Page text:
I think its a good thing to get things out and be honest about things, really apprecaite this place existing so we can vent and people can understand what we go through.

If I hear from one more time from my friends " oh my dad has that in his knee" I will burst. I love them but they just don't understand !

Thanks for your reply x

in reply to Marionfromhappydays

Get use to that one .. I’ve a bit In my little finger 🙄 would like to rename it RD ... Rheumatoid disease as it’s so much more than a sore knee

in reply to

Well said Dee totally agree

AgedCrone profile image

I’ve had RA for 20+ years......been through lots of drugs....some worked some didn’t.

You can drive yourself mad wishing you hadn’t got it ...but I found rule number one is get your head around it & accept your diagnosis.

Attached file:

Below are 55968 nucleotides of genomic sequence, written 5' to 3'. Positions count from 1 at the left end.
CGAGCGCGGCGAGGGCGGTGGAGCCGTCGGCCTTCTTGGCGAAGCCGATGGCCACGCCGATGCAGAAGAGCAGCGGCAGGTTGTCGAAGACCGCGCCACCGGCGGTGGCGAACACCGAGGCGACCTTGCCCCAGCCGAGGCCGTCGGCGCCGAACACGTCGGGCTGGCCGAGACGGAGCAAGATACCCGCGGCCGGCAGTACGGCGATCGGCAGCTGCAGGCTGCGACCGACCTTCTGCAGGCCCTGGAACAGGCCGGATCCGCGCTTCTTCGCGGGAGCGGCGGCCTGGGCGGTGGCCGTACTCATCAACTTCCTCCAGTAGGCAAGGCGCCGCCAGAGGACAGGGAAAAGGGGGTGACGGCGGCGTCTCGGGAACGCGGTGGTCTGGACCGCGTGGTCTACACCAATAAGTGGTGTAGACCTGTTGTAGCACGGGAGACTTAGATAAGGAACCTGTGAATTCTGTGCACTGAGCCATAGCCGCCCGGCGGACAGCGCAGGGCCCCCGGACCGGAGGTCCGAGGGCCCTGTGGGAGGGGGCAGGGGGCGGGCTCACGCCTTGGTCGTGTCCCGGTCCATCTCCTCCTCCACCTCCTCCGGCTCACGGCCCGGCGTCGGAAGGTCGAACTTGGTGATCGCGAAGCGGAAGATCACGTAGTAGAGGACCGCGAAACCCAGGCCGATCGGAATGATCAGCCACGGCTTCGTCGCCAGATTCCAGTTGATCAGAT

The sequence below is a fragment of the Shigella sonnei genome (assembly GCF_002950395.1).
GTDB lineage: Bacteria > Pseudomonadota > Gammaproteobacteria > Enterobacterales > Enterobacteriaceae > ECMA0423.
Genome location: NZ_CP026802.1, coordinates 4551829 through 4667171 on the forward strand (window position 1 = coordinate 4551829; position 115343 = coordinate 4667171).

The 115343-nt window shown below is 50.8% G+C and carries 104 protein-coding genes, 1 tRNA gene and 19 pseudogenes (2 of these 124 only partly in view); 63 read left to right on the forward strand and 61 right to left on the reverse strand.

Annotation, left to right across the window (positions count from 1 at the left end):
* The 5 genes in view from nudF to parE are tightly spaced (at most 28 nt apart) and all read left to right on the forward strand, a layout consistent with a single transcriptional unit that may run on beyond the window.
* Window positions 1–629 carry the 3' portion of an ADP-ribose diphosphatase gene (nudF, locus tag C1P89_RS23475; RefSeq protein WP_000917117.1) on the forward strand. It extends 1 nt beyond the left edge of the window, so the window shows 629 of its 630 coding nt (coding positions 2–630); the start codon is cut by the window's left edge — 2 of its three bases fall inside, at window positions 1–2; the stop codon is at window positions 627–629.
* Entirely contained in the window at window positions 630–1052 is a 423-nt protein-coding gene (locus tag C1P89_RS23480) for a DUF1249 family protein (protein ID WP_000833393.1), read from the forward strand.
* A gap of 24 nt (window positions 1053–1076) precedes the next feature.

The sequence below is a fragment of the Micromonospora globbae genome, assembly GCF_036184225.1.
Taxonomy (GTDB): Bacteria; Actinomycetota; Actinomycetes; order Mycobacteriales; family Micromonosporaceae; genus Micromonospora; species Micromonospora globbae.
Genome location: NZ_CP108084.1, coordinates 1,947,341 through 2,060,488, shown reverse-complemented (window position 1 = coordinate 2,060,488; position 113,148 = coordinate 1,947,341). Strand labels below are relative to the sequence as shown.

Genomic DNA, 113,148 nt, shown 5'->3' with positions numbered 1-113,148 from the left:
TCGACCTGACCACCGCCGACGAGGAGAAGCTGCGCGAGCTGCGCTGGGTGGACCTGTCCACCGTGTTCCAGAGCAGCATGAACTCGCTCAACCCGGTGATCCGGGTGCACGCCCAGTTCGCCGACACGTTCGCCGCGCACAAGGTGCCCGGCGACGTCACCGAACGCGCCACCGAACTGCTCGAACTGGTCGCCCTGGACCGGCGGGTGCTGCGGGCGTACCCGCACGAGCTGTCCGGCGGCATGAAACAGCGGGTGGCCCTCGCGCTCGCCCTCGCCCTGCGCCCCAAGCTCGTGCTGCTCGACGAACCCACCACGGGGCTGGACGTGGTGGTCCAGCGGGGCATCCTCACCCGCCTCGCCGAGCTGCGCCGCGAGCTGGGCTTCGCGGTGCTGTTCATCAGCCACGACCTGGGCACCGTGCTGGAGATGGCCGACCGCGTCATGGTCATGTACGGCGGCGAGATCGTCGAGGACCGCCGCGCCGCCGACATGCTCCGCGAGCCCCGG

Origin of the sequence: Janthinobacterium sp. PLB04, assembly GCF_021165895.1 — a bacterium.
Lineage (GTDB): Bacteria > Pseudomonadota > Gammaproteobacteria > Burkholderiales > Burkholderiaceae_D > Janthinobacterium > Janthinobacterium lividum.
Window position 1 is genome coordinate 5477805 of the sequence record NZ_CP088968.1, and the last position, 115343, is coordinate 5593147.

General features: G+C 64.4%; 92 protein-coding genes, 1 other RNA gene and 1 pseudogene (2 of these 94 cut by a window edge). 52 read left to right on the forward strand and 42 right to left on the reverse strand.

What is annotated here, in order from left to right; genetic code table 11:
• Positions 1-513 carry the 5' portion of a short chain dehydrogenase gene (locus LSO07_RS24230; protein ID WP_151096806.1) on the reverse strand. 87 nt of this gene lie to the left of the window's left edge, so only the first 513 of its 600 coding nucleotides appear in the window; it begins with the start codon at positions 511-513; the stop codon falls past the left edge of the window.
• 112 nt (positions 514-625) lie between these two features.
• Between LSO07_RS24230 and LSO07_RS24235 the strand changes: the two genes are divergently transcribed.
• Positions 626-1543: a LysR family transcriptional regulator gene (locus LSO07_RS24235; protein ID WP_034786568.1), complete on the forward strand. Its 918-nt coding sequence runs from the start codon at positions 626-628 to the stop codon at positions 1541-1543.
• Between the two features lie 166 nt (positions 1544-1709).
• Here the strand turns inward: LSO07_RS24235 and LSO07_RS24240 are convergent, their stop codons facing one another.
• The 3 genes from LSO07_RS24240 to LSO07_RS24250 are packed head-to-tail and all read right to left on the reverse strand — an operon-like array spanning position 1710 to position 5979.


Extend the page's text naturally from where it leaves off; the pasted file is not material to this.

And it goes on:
Listen to your rheumy team .....& plod on from’s not easy,but it is possible.

A sense of humour helps when you are having really bad days......sadly there is no magic Abracadabra ....Somehow we do all just find a way to cope.

Hope you find your way soon.

Marionfromhappydays profile image
Marionfromhappydays in reply to AgedCrone

Thank you x

Hi marion

You only got diagnosed today?

Give yourself time for the news to sink in. It is a shock for sure but as you read up (I recommend the national Rheumatoid Arthritis Society) and time passes you come to accept it.

You can always ask your gp for counselling if you need to talk to a professional. Then there's this group here where you can come anytime. Big hugs


Marionfromhappydays profile image
Marionfromhappydays in reply to

Thanks Kiki x

Ruth12345 profile image

Everyone has said it all. Ill just say welcome to the forum. Not the one you want to belong to, but really its such a help. Remember most people on hear have issues that they want to discuss, there are very many people who are in remission and not on here. Thankfully there are people further along the road of experience who are kind enough to share their knowledge and enourage us.